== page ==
§318 Relationship Categories | International Business Tax Lawyer & Attorney

In a previous article I discussed the importance of the Internal Revenue Code (“IRC”) §318 constructive stock ownership rules. Today, I would like to introduce the readers to the various §318 relationship categories – i.e. what types of taxpayers are affected by this section’s constructive ownership rules.

§318 Relationship Categories: Related Persons

The Congress created IRC §318 constructive ownership rules to prevent or minimize the possibility of using business transactions between related persons for tax avoidance purposes. In other words, in order for §318 to be relevant, there must be some type of a close relationship between persons engaged in a business transaction.

It is important to point out that one should not confuse §267 definition of related persons with the one described in §318. These are two completely separate sets of rules that apply to different situations.

§318 Relationship Categories: Six Main Categories

§318 deals specifically with six main categories of related individuals and entities. I will list them here with only a general description; in future articles, I will address each of these §318 relationship categories specifically.

  1. Family members: certain family members are treated as related persons for §318. Again, the §318 definition of “family” should not be confused with the §267 definition.
  2. Partnerships and partners: unlike §267, the constructive ownership rules of §318 are both “upstream” and “downstream”. In other words, the attribution of stock ownership works both ways: from partners to partnership and from partnership to partners. Additionally, one must remember that an S-corporation and its shareholders are treated respectively as a partnership and partners for the purposes of §318.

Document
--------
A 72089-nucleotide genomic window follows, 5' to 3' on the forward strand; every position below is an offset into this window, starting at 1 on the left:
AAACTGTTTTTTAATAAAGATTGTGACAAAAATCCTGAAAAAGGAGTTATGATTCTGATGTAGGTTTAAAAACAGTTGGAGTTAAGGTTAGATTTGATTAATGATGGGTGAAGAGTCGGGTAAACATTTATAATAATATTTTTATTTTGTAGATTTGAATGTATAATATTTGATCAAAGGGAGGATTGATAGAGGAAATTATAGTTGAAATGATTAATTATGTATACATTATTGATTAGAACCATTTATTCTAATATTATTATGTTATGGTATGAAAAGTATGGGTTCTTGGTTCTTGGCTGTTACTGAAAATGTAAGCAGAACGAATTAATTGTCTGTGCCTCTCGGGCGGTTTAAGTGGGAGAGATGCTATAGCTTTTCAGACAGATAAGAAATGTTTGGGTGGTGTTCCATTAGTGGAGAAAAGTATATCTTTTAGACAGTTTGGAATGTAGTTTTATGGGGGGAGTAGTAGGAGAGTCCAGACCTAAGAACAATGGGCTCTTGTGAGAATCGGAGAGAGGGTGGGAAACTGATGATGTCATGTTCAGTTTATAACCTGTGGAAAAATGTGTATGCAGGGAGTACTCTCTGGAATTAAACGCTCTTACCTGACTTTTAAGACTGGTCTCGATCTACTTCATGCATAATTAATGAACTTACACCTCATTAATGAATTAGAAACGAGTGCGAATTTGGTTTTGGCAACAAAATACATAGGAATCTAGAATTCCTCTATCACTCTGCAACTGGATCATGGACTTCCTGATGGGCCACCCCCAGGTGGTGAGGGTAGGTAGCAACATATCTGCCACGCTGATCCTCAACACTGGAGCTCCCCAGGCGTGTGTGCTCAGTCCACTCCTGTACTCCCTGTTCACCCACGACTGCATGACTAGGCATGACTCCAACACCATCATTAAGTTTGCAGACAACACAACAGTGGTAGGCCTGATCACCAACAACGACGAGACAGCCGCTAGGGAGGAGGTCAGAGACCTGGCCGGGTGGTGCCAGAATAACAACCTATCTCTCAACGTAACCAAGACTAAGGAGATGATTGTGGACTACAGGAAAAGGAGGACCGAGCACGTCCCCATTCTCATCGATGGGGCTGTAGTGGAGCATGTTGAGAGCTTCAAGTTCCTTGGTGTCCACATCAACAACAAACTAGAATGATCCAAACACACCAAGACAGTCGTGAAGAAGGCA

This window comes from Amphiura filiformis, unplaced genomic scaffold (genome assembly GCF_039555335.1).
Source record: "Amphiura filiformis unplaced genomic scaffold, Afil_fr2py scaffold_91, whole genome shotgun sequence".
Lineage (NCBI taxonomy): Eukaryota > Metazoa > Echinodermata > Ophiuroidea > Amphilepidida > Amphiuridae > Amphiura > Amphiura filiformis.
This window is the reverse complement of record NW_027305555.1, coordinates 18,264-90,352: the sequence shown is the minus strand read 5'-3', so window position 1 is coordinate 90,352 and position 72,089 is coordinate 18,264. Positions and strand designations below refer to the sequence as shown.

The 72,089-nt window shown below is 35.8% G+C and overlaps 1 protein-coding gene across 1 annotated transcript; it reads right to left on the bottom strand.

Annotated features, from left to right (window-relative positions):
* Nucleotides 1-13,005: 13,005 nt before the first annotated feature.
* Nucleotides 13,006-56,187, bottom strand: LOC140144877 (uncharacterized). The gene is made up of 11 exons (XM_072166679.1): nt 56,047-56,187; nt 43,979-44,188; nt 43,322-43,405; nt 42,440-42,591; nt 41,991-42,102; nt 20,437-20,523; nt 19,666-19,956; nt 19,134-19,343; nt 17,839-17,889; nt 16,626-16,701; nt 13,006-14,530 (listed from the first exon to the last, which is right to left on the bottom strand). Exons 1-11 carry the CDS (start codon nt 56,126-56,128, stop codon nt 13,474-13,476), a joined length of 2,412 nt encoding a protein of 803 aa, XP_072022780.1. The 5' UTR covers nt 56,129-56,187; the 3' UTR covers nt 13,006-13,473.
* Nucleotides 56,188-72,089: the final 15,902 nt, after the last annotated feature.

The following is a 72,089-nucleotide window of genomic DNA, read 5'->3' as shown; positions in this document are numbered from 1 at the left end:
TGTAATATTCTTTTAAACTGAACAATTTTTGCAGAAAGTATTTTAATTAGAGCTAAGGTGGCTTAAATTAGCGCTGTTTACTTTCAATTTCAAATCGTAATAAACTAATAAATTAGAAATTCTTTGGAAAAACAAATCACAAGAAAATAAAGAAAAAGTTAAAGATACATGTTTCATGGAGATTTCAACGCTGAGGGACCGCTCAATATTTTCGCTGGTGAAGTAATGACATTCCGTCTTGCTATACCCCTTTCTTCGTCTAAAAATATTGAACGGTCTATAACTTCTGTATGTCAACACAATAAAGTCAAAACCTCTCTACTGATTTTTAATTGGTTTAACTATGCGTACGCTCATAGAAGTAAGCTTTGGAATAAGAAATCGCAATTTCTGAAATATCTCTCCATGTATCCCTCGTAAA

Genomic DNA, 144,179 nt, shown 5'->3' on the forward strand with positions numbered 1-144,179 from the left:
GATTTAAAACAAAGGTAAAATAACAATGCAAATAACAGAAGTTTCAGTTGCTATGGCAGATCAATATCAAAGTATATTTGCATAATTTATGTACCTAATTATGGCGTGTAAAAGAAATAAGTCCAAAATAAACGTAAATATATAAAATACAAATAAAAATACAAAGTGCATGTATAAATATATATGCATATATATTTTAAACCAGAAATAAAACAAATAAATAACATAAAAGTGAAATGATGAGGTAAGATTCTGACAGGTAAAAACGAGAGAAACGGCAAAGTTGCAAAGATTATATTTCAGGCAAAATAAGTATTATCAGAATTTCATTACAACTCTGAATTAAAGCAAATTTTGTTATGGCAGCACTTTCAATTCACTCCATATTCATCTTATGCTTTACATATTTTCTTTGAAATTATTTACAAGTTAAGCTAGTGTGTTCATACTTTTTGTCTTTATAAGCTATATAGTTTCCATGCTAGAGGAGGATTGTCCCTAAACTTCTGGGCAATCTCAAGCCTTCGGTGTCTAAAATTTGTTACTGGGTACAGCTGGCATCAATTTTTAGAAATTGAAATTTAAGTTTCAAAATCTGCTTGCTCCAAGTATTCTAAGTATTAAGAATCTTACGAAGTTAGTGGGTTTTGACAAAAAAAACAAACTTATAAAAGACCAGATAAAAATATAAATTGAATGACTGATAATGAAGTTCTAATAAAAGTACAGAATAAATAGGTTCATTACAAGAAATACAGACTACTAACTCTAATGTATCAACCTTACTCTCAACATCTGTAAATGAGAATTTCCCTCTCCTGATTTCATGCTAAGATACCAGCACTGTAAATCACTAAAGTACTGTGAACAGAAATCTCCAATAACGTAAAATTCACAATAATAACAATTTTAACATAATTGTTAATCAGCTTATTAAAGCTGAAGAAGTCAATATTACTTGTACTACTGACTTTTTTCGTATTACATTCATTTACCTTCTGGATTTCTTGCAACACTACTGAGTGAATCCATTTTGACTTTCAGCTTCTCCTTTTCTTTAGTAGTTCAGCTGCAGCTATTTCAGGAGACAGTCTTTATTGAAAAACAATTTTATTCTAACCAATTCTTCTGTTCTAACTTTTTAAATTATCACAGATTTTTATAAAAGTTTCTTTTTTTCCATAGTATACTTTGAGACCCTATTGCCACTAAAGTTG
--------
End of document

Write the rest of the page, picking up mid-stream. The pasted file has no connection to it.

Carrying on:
3. Estates and beneficiaries: the IRS §318 constructive ownership rules with respect to estates and beneficiaries are quite unique and invasive. They also work downstream and upstream – i.e. the stocks owned by estate are attributed to its beneficiaries and vice-versa.
  4. Trusts and beneficiaries: again, the stock ownership attribution rules of §318 between a trust and its beneficiaries can be downstream and upstream. Stock owned, directly or indirectly, by or for a trust is considered owned by its beneficiaries in proportion to their actuarial interests in the trust. The upstream relationship is more complex: while generally all stocks owned directly or indirectly by a beneficiary of a trust is considered owned by the trust, there are important exceptions.
  5. Corporations and shareholders: surprisingly, §318 attribution rules between a corporation and its shareholders also contain both downstream and upstream provisions. The application of these rules, however, is limited to persons who own directly and indirectly 50% or more of the value of stocks in the corporation. Again, the corporate attribution rules under §318 apply only to C-corporations; S-corporations are treated as partnerships for the purposes of this section.
  6. Holders of stock options: unlike §267, the constructive stock ownership rules of §318 are expanded to options. §318(a)(4) classifies a holder of an option to acquire stock as the owner of that stock. There are detailed rules for defining what an “option” is for the §318 purposes. Interestingly, the stock option attribution rule supersedes the family member attribution rules (which often results in a more extensive constructive ownership).

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